Thursday, 3 September 2009

'More for Less' - even in the public sector?

(By Richard Holway 8.00am Thursday 4th Sept 09) We’ve been running articles and research reports under the ‘More for Less’ banner for nearly a decade now. In the private sector, ‘More for Less’ is firmly embedded as the modus operandi in most companies. When wholesale redundancies/job cuts are made you never hear ‘we will be cutting service levels to our customers’. Far more likely it will be ‘we have laid off contractors’, ‘we have screwed our suppliers for a better deal” coupled with “we are offering new, enhanced services and products to our customers”etc.

But in the Public Sector, the political debate always seems to infer that cuts in expenditure = cuts in staff = cuts in service levels. I have to admit, it is one of the few things that gets me shouting at my radio! Why can’t we have departmental heads who have the same experience and ability of seasoned private sector CEOs, well used to getting ‘more for less’ year after year after year? We need public sector managers with the ability to screw the kind of deal that BP achieved last week.(See our 27th Aug 09 post - IBM, Accenture, TCS, Infosys, Wipro in BP megadeal.)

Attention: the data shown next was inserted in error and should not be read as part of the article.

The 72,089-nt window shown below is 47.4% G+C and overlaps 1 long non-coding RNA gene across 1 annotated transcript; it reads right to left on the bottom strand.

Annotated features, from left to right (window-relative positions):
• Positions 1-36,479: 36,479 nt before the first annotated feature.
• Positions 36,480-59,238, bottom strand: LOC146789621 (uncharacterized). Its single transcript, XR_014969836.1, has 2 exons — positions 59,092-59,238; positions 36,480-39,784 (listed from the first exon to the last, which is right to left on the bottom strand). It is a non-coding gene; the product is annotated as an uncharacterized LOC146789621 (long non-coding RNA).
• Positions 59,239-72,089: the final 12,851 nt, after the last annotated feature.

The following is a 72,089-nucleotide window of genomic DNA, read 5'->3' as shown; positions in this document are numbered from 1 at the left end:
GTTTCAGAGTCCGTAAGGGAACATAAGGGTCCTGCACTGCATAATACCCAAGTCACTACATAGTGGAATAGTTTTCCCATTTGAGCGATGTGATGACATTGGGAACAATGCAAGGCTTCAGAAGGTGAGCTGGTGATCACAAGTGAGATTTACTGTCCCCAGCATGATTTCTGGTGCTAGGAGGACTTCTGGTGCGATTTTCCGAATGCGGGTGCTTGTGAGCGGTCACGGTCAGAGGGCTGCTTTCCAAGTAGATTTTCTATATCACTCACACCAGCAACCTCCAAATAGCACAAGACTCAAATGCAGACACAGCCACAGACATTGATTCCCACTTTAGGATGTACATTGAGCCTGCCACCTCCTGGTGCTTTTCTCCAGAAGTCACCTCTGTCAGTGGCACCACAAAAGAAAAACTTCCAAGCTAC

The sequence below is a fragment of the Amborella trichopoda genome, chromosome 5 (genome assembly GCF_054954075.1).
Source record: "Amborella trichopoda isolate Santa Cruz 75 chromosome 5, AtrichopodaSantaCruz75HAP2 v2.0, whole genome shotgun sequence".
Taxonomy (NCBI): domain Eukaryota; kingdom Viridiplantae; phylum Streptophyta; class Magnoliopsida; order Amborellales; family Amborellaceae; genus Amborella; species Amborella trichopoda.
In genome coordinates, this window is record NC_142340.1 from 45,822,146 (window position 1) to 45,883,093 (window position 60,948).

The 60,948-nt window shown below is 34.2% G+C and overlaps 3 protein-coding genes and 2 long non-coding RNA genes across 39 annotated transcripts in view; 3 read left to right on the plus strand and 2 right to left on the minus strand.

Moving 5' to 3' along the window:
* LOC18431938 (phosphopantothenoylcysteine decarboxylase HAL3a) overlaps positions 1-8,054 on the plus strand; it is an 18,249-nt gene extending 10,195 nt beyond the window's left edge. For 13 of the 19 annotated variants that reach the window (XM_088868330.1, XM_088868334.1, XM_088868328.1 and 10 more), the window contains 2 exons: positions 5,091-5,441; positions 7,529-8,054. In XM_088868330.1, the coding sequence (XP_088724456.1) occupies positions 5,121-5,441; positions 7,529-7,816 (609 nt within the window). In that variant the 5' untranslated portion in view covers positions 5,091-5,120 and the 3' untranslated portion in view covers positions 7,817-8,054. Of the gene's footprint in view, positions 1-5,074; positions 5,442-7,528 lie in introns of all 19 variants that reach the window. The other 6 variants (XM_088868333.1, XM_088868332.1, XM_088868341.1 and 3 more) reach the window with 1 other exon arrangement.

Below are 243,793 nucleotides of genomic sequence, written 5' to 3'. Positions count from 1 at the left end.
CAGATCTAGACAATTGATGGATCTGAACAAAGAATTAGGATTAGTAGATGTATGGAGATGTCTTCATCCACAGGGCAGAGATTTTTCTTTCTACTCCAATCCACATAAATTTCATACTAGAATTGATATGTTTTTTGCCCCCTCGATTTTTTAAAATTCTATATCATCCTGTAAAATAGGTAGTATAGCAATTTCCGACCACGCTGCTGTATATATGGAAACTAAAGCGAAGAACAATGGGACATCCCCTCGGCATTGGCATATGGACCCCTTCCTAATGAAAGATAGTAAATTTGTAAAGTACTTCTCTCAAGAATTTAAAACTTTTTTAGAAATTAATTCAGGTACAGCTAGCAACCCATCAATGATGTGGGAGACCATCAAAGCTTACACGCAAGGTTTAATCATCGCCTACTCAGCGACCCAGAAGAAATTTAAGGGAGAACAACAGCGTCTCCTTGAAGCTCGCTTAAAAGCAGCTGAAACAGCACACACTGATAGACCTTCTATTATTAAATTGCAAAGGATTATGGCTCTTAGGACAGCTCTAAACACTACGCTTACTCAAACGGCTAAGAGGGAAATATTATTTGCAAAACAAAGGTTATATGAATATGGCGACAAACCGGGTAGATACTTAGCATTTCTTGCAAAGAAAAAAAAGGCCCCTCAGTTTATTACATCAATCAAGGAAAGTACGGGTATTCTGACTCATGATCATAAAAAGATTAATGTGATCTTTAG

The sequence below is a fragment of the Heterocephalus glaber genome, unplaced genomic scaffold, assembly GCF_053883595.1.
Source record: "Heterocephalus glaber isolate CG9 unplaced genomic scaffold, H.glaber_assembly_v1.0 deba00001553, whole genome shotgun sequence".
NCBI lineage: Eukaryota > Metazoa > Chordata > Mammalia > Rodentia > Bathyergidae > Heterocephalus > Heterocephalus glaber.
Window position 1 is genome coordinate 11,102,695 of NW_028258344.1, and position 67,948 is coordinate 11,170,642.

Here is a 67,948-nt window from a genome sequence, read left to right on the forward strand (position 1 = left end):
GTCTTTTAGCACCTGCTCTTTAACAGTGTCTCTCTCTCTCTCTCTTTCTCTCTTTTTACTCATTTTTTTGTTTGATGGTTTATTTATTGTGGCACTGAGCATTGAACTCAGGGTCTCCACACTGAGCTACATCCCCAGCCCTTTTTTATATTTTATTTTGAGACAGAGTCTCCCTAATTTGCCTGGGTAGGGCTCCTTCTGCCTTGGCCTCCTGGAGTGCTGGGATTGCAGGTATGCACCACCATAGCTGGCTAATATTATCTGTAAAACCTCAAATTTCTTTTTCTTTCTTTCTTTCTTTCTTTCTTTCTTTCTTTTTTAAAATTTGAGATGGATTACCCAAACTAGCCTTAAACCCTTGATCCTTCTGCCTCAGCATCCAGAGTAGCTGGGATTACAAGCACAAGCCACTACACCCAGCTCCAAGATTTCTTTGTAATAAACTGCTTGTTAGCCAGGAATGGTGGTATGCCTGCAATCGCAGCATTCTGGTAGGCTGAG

Everyone knows that there are huge inefficiencies throughout the public sector. Simple things like ‘joined up’ procurement so that local and central government alike openly shares pricing info and can buy at the lowest rate, could save billions. Or greater use of Shared Services - see our post earlier today on savings which could be made from the increased use of Shared Business Services (SBS) run by Steria for the NHS.

So, today, I was startled to read a headline in the FT – Big idea touted as way to squeeze more for less. A 1% improvement in public sector efficiency = £7b saved. Since 1997, the private sector has improved efficiency by 22% compared to a decline in public sector efficiency of 3%. The opportunities are huge!

Better public sector services for all at much, much lower cost. That should be the slogan at the next election.

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